Unko Museum Tokyo
They say beauty is in the eye of the beholder, and evidently there are enough people who see the beauty in poop (the emoji version) for Tokyo to open a museum dedicated to unko art. The newly launched virtual museum includes an interactive section where you can chat with the museum’s mascot Unberto – yes, it’s a turd with arms and legs – and a gallery of poop art by aspiring artists.
Odaiba’s National Museum of Emerging Science and Innovation, also known as Miraikan, brings all of Japan’s amazing gadgets and technology under one roof. Anything you've seen from the latest sci-fi films are likely to be found here, from talking robots to bandage-like biosensors that you can stick to your skin. Learn the differences between humans and robots on the museum's Google Arts & Culture page, or participate in a citizen astronomy project through the museum’s own online learning page.
The National Museum of Western Art, Tokyo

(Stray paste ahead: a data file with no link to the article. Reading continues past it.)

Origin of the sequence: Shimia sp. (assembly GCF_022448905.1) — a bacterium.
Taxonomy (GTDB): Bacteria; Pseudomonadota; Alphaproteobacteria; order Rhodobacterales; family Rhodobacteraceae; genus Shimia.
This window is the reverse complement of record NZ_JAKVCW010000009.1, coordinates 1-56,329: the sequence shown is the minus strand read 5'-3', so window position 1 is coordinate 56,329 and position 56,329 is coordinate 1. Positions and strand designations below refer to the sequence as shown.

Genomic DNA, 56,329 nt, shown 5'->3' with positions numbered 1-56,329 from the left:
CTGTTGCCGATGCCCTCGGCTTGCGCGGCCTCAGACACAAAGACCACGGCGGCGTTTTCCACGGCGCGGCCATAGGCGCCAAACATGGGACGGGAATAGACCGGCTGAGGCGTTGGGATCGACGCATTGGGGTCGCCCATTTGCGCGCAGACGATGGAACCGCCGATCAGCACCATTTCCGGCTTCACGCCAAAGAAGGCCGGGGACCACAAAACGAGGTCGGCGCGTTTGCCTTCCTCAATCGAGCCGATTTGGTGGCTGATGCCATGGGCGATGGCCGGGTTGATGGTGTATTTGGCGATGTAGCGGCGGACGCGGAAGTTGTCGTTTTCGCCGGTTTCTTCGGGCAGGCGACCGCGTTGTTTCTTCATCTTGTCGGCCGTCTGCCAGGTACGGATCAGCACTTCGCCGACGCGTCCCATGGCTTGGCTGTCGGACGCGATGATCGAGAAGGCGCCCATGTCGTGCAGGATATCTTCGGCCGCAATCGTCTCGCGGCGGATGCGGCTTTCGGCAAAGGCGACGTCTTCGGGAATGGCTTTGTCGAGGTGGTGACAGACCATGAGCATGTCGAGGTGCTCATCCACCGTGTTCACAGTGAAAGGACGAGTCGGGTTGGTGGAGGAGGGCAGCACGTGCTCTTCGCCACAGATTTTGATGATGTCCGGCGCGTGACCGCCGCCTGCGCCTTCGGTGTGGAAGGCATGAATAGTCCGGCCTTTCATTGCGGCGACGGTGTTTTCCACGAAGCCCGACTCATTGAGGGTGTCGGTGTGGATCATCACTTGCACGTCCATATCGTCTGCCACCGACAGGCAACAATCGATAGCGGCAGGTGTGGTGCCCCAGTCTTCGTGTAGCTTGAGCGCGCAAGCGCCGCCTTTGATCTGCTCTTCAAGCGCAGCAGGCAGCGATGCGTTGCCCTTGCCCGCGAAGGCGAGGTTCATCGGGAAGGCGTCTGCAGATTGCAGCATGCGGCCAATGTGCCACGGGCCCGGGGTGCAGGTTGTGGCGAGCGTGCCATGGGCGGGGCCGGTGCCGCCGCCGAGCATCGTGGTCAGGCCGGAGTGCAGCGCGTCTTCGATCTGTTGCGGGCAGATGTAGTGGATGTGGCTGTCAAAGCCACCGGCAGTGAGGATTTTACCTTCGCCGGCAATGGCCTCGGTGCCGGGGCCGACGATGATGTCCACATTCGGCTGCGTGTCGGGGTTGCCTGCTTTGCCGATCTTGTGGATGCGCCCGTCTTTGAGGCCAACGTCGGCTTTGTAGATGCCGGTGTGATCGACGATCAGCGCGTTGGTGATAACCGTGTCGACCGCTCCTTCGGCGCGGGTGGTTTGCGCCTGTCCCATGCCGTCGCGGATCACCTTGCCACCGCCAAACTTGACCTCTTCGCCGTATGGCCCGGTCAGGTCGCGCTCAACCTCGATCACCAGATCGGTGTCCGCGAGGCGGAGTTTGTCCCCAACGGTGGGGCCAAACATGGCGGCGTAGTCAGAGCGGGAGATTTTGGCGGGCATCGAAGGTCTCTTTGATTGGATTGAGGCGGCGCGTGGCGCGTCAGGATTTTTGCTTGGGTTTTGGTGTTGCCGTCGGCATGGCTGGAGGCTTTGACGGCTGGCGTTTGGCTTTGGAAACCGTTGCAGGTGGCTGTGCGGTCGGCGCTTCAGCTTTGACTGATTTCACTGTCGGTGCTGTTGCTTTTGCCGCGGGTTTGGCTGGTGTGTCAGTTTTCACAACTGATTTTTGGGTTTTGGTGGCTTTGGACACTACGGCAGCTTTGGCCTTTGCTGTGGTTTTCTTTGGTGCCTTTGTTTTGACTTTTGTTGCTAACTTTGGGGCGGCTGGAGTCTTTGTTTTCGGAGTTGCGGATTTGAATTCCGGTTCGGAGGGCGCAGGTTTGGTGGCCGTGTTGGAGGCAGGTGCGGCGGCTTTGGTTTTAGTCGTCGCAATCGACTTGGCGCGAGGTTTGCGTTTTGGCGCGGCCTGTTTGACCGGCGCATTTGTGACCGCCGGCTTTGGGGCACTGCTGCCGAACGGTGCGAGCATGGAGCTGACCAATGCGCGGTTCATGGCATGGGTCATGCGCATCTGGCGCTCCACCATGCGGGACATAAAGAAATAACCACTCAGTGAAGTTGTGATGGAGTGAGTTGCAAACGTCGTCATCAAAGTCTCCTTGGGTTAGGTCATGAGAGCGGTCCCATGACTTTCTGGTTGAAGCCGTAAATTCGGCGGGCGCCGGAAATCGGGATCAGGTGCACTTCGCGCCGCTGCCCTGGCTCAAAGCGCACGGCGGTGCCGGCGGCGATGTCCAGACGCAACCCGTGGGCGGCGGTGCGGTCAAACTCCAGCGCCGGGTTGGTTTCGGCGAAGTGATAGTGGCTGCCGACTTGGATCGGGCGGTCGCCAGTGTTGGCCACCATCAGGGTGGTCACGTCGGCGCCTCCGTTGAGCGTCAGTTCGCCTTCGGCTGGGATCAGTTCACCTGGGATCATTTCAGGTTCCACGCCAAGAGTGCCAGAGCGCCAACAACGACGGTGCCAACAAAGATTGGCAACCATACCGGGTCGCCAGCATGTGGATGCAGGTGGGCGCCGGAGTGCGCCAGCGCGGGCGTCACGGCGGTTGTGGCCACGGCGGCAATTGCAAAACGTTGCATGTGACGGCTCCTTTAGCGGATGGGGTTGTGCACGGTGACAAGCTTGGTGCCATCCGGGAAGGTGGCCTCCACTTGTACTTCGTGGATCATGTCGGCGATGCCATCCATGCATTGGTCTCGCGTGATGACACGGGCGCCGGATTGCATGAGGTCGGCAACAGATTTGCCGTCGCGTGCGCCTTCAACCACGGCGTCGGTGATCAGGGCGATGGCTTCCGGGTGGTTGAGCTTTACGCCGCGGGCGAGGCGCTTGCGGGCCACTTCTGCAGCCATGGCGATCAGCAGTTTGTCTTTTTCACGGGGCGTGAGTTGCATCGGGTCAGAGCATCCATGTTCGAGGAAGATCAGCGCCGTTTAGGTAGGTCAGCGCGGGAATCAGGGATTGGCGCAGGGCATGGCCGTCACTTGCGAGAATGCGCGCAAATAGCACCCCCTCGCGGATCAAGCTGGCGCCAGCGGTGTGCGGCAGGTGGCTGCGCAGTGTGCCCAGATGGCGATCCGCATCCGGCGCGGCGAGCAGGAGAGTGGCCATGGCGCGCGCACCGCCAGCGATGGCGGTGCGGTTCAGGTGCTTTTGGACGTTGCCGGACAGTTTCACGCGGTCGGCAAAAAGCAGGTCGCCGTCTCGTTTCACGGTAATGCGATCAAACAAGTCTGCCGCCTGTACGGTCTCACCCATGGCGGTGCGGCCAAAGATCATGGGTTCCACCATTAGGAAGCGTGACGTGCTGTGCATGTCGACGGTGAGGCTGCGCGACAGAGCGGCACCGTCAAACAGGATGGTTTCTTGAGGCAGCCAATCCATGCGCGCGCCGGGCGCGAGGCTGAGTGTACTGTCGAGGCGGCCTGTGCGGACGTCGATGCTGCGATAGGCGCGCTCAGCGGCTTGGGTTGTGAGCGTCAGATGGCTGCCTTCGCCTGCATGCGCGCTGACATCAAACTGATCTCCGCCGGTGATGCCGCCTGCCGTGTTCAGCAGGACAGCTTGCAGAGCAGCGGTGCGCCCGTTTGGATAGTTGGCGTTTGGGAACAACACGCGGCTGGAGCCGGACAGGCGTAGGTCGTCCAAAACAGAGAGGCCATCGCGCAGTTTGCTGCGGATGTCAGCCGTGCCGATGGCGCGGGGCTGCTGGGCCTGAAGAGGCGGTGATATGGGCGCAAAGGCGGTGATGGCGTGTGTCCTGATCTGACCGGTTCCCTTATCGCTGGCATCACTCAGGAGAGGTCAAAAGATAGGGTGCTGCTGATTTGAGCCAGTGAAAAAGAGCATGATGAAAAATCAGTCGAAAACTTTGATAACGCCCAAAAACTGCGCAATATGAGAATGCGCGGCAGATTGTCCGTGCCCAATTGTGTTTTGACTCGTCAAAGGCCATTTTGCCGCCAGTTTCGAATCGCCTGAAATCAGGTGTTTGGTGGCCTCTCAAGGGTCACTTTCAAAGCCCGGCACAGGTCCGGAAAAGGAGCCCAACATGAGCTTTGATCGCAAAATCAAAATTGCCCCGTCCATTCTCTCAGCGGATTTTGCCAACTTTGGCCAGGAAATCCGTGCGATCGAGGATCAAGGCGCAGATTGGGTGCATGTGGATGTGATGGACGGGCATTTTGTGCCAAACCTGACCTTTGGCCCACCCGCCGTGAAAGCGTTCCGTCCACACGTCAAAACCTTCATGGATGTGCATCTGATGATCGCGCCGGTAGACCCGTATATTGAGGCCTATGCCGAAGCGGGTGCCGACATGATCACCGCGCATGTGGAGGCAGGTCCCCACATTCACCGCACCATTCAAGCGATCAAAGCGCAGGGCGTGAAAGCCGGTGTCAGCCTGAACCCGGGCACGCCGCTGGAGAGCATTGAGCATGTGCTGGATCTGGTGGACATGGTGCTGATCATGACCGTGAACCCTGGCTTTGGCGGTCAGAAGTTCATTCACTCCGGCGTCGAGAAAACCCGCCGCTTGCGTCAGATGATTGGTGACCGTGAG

Established in 1959, the The National Museum of Western Art, Tokyo is home to Japan’s preeminent collection of Western art. Its comprehensive online selection includes the Matsukata Collection (works procured by the late Japanese industrialist, Kojiro Matsukata, which form the foundation of this museum) as well as works from the Renaissance up to the early 20th century.
Rather than simply panning across each art work and reading the descriptions, there are slideshows featuring English-subtitled videos by the museum curators, so you can watch and learn about selected masterpieces as though you’re taking a guided tour through the museum. Keep an eye out for Claude Monet's famous 'Water Lilies' painting, completed in 1916.